On September 17, the other promising rookie with the Nationals this year, Victor Robles, hit a monster home run to left field in Marlins Park. Amazingly, it was his very first home run in the big leagues! The ball sailed over "The Clevelander" club area and into a long balcony in front of a large bar in front of the huge retractable windows, landing right where there is a marker that reads "427." But is it really that far? After considerable effort, I think the distance to that spot is more like 420 feet. But since it is at least 20 feet above the field level, a ball on a normal home run trajectory would probably go another 15-20 feet, so a fair estimate would be 435 feet.
Sadly, attendance at Marlins games plummeted this year, as the loss of Giancarlo Stanton and others left fans with little to hope for. When the Nationals played two games there two weeks ago, fewer than 10,000 people showed up. After all the money spent by taxpayers to bring Marlins fans a long-awaited first class home, it would be a shame if the new ownership group (fronted by Derek Jeter) couldn't invest enough money to build a competitive roster.
One thing you will notice on the Marlins Park page is that all of the photos are high-resolution, showing many intricate details barely hinted at before. During the offseason, I plan to incorporate many more high-res photos on stadium pages...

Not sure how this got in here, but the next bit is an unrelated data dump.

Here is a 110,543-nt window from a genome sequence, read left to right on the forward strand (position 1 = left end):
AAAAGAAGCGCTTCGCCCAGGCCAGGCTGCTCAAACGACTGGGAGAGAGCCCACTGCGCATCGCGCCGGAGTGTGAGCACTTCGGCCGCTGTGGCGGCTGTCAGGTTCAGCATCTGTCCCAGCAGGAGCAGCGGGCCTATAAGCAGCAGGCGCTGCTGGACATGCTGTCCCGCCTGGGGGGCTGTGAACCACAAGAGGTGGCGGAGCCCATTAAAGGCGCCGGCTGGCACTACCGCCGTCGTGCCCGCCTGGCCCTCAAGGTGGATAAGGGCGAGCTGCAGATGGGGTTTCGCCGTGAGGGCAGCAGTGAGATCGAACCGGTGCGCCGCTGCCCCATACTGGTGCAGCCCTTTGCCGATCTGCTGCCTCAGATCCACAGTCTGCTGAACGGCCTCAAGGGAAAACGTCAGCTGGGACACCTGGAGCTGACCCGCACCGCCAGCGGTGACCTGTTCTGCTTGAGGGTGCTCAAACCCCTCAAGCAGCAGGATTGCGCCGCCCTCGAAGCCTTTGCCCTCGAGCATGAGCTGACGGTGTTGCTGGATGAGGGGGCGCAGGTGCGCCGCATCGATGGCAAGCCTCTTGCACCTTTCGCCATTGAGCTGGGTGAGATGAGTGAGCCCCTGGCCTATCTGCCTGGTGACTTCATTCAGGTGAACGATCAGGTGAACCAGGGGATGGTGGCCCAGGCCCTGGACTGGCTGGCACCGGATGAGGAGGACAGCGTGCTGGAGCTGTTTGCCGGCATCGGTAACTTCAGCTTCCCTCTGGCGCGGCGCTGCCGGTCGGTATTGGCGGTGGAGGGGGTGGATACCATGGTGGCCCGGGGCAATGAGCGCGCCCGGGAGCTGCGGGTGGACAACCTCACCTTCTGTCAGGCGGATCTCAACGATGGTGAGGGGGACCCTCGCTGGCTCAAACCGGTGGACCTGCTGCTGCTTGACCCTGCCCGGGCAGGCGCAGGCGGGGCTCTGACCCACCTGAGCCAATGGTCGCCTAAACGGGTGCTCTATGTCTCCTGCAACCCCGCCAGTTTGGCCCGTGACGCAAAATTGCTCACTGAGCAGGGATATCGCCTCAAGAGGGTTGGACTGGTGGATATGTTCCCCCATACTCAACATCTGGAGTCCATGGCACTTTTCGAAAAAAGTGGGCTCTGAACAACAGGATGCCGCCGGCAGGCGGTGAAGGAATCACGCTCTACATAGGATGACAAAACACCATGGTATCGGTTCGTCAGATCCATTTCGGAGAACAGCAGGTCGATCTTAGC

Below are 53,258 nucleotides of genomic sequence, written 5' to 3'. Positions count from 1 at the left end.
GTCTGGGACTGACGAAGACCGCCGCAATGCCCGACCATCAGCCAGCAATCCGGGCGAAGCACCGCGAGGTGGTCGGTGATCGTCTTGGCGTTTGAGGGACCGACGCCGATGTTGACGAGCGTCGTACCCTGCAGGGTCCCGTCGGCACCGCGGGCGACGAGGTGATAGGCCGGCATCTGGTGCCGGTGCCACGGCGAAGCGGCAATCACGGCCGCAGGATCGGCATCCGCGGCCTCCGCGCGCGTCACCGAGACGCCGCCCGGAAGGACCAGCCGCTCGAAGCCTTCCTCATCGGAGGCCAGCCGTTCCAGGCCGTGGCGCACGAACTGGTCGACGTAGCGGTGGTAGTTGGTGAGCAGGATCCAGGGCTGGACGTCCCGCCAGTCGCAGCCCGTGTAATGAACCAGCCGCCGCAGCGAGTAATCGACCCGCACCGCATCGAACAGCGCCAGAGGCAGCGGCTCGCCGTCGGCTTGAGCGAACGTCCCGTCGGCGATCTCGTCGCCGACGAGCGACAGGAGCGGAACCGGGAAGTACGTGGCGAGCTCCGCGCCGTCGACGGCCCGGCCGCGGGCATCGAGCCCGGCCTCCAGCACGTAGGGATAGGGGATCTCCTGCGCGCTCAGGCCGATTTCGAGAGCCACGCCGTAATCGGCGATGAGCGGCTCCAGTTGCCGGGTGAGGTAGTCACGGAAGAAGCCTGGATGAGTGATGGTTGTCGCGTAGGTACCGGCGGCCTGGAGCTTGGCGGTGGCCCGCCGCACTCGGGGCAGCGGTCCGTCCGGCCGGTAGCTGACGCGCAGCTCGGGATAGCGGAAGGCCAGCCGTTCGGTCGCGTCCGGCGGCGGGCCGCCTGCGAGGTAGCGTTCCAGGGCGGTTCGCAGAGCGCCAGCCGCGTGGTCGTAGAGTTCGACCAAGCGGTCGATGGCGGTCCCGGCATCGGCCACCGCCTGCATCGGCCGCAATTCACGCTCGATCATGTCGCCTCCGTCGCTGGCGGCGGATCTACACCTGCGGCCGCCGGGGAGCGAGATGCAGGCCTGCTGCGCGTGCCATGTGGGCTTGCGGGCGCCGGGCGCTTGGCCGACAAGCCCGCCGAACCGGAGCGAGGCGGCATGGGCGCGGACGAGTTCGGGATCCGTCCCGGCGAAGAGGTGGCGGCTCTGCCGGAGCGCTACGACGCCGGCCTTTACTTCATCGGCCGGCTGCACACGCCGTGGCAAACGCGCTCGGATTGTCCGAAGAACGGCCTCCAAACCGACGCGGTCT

Marlins Park, with the roof open, from the southwest. (March 5, 2017)
October 2, 2018 [LINK / comment]
The peak of fall migration season
The weather has improved somewhat over the past week, just as fall migration season has reached a peak, possibly delayed, as many southbound birds probably waited for the rain to stop. I have tried to take maximum advantage of better conditions, despite a lingering sore heel. Late in the morning on September 26, I checked out Bell's Lane, but aside from the usual birds, all I saw was three Solitary Sandpipers, one of which walked right next to a turtle. Photo op! When I went to on Betsy Bell Hill, however, I saw an American Redstart and a Magnolia Warbler, as well as a Red-eyed Vireo. It was hard to get good photos, or even any photos at all. In our back yard, the Cape May Warbler returned, and along Mountain View Road (by the trail behind the Staunton-Augusta Rescue Squad that I used to frequent several years ago) I saw some Yellow-throated Vireos and a Black-throated Green Warbler, and both cooperated while I captured their photographic images, just before yet another rainfall later in the day.
CLOCKWISE FROM TOP LEFT: Black-throated Green Warbler, Magnolia Warbler, Yellow-throated Vireo, Red-eyed Vireo, and Cape May Warbler. (September 26, 2018).